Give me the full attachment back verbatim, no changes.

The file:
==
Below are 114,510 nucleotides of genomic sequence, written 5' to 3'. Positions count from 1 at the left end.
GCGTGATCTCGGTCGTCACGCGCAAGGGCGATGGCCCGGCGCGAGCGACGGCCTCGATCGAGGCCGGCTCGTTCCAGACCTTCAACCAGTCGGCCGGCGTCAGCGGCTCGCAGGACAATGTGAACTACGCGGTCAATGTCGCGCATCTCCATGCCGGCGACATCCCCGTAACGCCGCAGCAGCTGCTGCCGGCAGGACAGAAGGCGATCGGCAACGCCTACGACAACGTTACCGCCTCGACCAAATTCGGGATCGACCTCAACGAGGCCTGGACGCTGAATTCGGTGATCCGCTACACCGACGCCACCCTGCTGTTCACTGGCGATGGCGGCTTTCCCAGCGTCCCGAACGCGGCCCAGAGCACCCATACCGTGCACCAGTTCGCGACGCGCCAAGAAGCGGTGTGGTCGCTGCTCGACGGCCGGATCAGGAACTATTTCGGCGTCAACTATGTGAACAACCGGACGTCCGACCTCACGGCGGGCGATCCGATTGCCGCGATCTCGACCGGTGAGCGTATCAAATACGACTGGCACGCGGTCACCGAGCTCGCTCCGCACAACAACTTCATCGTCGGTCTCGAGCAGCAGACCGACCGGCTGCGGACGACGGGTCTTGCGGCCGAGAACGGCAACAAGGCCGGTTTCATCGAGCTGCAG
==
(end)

Below are 114,510 nucleotides of genomic sequence, written 5' to 3'. Positions count from 1 at the left end.
GCGTGATCTCGGTCGTCACGCGCAAGGGCGATGGCCCGGCGCGAGCGACGGCCTCGATCGAGGCCGGCTCGTTCCAGACCTTCAACCAGTCGGCCGGCGTCAGCGGCTCGCAGGACAATGTGAACTACGCGGTCAATGTCGCGCATCTCCATGCCGGCGACATCCCCGTAACGCCGCAGCAGCTGCTGCCGGCAGGACAGAAGGCGATCGGCAACGCCTACGACAACGTTACCGCCTCGACCAAATTCGGGATCGACCTCAACGAGGCCTGGACGCTGAATTCGGTGATCCGCTACACCGACGCCACCCTGCTGTTCACTGGCGATGGCGGCTTTCCCAGCGTCCCGAACGCGGCCCAGAGCACCCATACCGTGCACCAGTTCGCGACGCGCCAAGAAGCGGTGTGGTCGCTGCTCGACGGCCGGATCAGGAACTATTTCGGCGTCAACTATGTGAACAACCGGACGTCCGACCTCACGGCGGGCGATCCGATTGCCGCGATCTCGACCGGTGAGCGTATCAAATACGACTGGCACGCGGTCACCGAGCTCGCTCCGCACAACAACTTCATCGTCGGTCTCGAGCAGCAGACCGACCGGCTGCGGACGACGGGTCTTGCGGCCGAGAACGGCAACAAGGCCGGTTTCATCGAGCTGCAG